CARLSON: OK. I hope, Mr. Nadler, you'll come back next time and tell us who's a cockroach and who's not.


NADLER: No, that I won't do.

CARLSON: Steve, Tony Coelho, who was a supporter, as you know, of Dick Gephardt's first run in 1988, said, to a great extent, the novelty of it is no longer there. Are people bored of Dick Gephardt by now?

MURPHY: No, absolutely not. Dick Gephardt's experience is appealing to voters. And his bold ideas to get rid of the Bush tax cuts and give every American health care that they never could have taken away, to establish an international minimum wage to stop this race to the bottom by multinational corporations, now, Dick Gephardt is today's news.

BEGALA: Let me ask you about yesterday's news. You and I worked together, our audience should know, for Dick Gephardt in 1988. In that year, he won Iowa, lost New Hampshire, ran out of money, and got beat by a New England governor with more money. Hello? Deja vu, Murph. MURPHY: We've got -- we've got seven states on February the 3rd, great states for Dick Gephardt, Oklahoma, Missouri -- hello -- South Carolina, North Dakota. Those are all terrific states for us. We're going to take that momentum out of Iowa and New Hampshire into those states and win. And, at that point, we're going to be firmly ahead of Howard Dean.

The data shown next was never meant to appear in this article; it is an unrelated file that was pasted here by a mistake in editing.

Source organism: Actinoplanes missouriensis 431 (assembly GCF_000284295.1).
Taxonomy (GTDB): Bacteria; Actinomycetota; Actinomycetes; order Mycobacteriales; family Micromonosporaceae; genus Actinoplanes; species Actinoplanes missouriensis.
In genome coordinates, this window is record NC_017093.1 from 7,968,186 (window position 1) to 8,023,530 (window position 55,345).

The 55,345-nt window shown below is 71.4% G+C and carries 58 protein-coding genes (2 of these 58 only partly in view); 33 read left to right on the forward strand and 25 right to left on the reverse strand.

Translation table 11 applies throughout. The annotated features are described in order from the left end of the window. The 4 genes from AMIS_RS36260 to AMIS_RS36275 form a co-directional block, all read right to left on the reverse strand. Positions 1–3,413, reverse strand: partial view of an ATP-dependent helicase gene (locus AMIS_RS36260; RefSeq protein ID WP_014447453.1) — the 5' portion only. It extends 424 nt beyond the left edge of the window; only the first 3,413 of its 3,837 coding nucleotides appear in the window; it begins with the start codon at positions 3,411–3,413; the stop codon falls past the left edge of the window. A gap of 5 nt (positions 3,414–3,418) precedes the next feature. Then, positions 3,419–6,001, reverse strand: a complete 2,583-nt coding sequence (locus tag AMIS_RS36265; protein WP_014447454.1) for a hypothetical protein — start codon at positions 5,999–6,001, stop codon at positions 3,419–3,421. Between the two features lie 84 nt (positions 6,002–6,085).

CARLSON: OK, Congressman Nadler, worst double-talk I've seen all week. Terry McAuliffe, chairman of your party, said the other day, you know, he likes Howard Dean now. But Howard Dean, of course, doesn't like him. Dean is going to bounce him out of there and replace him the second he gets the nomination, isn't he?

NADLER: I have no idea.

CARLSON: Oh, come on. Guess.

NADLER: I don't know.

CARLSON: Should he?

NADLER: No, I don't...


BEGALA: Congressman Jerry Nadler from New York, saving Terry McAuliffe by the bell and saving his job.